A Christian anti-gay group has attacked the speech made by US President Barack Obama at his inauguration, during which he referred to the gay rights movement and the women’s rights movement, and went on to claim that gay people already have equal rights.
President Obama made a speech during which he which said “our journey is not complete” until equal rights for gay people is reached, and referred to the importance of the Stonewall riots in terms of moves towards equality.
The Family Research Council (FRC), an anti-gay Christian lobby group said via a spokesman that Obama was wrong to make links between the gay civil rights movement and the civil rights movements of women and African Americans, reports RawStory.
FRC senior fellow Peter Sprigg spoke with CNN host Soledad O’Brien on Tuesday, and said it was “ironic” because he claimed that gay people “already have all the same civil rights as anyone else”.
Ms O’Brien asked Mr Sprigg if there was anything that he liked about President Obama’s speech.
“We as social conservatives do not agree with the president’s attempt to link the modern homosexual movement with the women’s rights movement or the civil rights movement for African Americans,” Mr Sprigg responded. “The irony is that homosexuals already have all the same civil rights as anyone else.”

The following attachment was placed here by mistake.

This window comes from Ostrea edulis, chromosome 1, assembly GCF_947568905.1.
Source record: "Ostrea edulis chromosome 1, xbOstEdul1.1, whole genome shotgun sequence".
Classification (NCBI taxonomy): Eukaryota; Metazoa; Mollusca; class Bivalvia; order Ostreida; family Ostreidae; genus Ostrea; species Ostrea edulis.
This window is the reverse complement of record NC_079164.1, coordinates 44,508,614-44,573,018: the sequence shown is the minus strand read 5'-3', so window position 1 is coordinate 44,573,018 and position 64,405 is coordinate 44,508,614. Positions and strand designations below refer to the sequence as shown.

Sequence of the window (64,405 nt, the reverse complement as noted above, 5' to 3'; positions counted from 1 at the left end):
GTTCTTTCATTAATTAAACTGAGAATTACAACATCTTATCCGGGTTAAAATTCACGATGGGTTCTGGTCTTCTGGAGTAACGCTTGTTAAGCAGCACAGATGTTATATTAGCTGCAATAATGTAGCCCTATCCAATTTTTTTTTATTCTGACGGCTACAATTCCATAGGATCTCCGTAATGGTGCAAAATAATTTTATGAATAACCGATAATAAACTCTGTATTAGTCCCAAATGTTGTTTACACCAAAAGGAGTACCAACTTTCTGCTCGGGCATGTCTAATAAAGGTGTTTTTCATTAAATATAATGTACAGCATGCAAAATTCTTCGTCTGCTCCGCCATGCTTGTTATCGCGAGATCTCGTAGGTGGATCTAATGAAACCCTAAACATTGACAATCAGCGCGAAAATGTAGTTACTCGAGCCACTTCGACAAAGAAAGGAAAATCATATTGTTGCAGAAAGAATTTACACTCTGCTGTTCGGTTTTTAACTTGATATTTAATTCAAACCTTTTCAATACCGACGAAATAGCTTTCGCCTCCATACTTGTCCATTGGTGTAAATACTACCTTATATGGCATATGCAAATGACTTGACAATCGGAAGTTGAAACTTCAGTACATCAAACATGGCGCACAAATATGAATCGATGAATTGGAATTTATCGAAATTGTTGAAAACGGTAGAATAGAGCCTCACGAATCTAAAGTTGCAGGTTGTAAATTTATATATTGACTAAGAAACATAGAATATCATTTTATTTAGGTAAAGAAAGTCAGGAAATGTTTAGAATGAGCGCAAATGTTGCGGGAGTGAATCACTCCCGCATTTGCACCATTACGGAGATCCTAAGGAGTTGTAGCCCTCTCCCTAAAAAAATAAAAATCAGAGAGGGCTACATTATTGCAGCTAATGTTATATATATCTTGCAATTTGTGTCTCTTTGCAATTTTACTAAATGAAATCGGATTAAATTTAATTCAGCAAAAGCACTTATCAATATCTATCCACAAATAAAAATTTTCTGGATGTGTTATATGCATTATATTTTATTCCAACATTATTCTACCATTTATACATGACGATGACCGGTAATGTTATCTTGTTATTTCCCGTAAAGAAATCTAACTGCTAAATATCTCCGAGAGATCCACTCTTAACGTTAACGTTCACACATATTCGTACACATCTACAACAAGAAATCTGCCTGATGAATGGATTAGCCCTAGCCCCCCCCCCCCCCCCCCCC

He continued: “But the fact that all people are created equal as individuals does not mean that all sexual behavior is equal or that personal relationships have an equal value to society at large, that serve the same public interests.”
Ms O’Brien responded: “So, you know, many people would say, that’s where you’re wrong… If individuals are created equal then what individuals do is also created equal, right? If individuals are allowed to marry who are straight then individuals who are gay should also be allow to marry. Like that would follow through. Do you think that he is setting up for some kind of legislative fight on this issue?”
Mr Sprigg then said that he thought President Obama’s “pursuit” of equal rights for gay people made it difficult to work with Congress around those issues.
He continued: “I do think he was kind of laying down the gauntlet, not really saying, let’s seek common ground, let’s find where we can agree and compromise,
“But saying, ‘This is the agenda that I have and I’m going to pursue it.’ I mean, he won the election, he has the right to do that, but I don’t think it creates the potential for really working together with Congress on a lot of these issues.”
Peter Sprigg recently said that while he would not try to block the creation of an LGBT museum in Washington DC, as long as it didn’t receive public funding. He said did not feel that it would benefit anyone.
Speaking to Tony Perkins, the president of the FRC, recently, Rick Santorum said US colleges and universities promote a “sea of antagonism towards Christianity”, and blamed that for the use of pornography and for the move towards equal marriage.
At the president’s inauguration on Monday, an openly-gay Cuban-American delivered a poem, after being chosen by Obama.